Searching over 5,500,000 cases.

Buy This Entire Record For $7.95

Download the entire decision to receive the complete text, official citation,
docket number, dissents and concurrences, and footnotes for this case.

Learn more about what you receive with purchase of this case.

State v. Ganzorig

Court of Appeals of Missouri, Eastern District, Third Division

November 21, 2017


         Appeal from the Circuit Court of St. Louis County 16SL-CR02852 Honorable Joseph L. Green



         Dagvachuluun Ganzorig (Defendant) appeals from the trial court's sentence and judgment entered upon the jury's verdict of guilty on one count of sexual abuse in the second degree. On appeal, he asserts the trial court erred in admitting out-of-court identification evidence and Defendant's written statement, and he asserts the conviction was not supported by substantial evidence. We affirm.


         The State charged Defendant with one count of the class A misdemeanor of sexual abuse in the second degree, stemming from an incident in which he grabbed the vagina of H.L. (Victim) for the purpose of arousing or gratifying his sexual desire. The following occurred at trial, as relevant to the issues on appeal.

         At a pretrial hearing on Defendant's motion to suppress identification evidence, Officer Chris Hildebrand (Officer Hildebrand) testified to the following. He was an officer for the St. Louis County Police Department in the Metrolink Unit. On December 3, 2015, he received a report of a sexual assault at the Big Bend Metrolink station. Following Defendant's arrest, Officer Hildebrand compiled a photographic line-up with Defendant's mugshot and five other mugshots of individuals who looked similar to Defendant. Two days after the assault, Officer Hildebrand showed the photographic line-up to Victim, who identified Defendant as her assailant. Either Victim or Officer Hildebrand circled the number printed under Defendant's mugshot after Victim's identification. Prior to Victim's identification, the photographic line-up contained no markings and the number under Defendant's mugshot in the photographic line-up was not circled. Officer Hildebrand agreed on cross-examination that he did not keep a clean copy of the photographic line-up without Defendant's name circled on it. The trial court denied Defendant's motion to suppress, finding Officer Hildebrand's testimony credible that he showed Victim a clean photographic line-up with no markings on it.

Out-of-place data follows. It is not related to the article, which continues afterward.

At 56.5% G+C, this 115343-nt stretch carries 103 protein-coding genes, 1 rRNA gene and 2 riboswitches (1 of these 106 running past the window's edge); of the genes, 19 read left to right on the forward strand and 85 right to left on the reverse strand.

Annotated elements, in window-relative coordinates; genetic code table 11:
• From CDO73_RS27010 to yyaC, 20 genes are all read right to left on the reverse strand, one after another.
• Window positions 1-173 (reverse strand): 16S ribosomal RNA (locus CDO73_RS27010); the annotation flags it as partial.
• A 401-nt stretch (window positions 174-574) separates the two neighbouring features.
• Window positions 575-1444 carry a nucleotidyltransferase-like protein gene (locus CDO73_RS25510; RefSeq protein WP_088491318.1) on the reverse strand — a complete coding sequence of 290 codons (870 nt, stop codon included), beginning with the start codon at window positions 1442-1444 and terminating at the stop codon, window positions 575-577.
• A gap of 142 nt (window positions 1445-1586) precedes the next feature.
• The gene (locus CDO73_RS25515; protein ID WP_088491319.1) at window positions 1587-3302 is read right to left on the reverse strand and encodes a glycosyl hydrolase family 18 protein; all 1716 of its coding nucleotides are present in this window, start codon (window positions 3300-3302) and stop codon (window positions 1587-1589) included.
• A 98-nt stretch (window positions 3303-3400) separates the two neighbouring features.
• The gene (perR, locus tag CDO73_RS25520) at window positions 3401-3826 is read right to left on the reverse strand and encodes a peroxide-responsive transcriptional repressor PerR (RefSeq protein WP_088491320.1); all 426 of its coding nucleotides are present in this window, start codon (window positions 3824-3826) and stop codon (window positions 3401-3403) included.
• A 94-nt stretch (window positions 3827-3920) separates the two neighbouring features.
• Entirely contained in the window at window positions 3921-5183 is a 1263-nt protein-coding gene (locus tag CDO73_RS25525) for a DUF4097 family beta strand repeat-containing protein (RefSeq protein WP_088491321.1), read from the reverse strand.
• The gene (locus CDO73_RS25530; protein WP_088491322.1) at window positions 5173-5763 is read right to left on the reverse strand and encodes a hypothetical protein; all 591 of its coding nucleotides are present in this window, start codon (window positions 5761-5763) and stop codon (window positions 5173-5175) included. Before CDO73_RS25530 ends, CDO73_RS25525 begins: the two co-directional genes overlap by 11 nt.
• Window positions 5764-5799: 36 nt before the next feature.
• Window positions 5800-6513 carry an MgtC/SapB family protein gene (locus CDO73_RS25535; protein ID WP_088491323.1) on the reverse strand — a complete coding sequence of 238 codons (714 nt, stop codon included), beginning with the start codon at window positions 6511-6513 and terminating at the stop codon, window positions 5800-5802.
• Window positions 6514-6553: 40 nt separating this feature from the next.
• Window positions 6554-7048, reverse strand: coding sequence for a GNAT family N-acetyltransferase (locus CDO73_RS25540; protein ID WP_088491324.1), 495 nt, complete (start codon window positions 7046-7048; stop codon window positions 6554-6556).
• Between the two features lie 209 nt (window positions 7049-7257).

Defendant moved to suppress statements he made to the police while in custody. He asserted that because he was Mongolian and English was his second language, he was unable to intelligently and knowingly waive his constitutional rights under Miranda.[1] At a pretrial hearing on Defendant's motion to suppress his statements, St. Louis County Police Officer Michael Deck (Officer Deck) testified to the following. He interviewed Defendant at the St. Louis County Justice Center after reading Defendant his Miranda warnings. Defendant initialed each of written Miranda warnings on the waiver form after appearing to read each warning.

         Officer Deck testified Defendant spoke English well and in full sentences, and they were able to engage in a two-sided conversation. Officer Deck did not have any concerns that Defendant did not understand what Officer Deck was saying. Defendant made an oral admission that he touched Victim's buttocks. When Officer Deck asked Defendant to write out a confession, Defendant did so in English. Based on Defendant's ability to converse in English, Officer Deck assumed Defendant was comfortable writing in English, and neither he nor Defendant raised any concerns about Defendant writing in English.

         Moreover, at the start of trial, Defendant waived his right to use an interpreter, stating that he had lived in the United States for fifteen years and he both spoke and read English. The trial court denied the motion to suppress Defendant's statement, finding that Defendant made his statements voluntarily, knowingly, and with the understanding of his Fifth Amendment rights.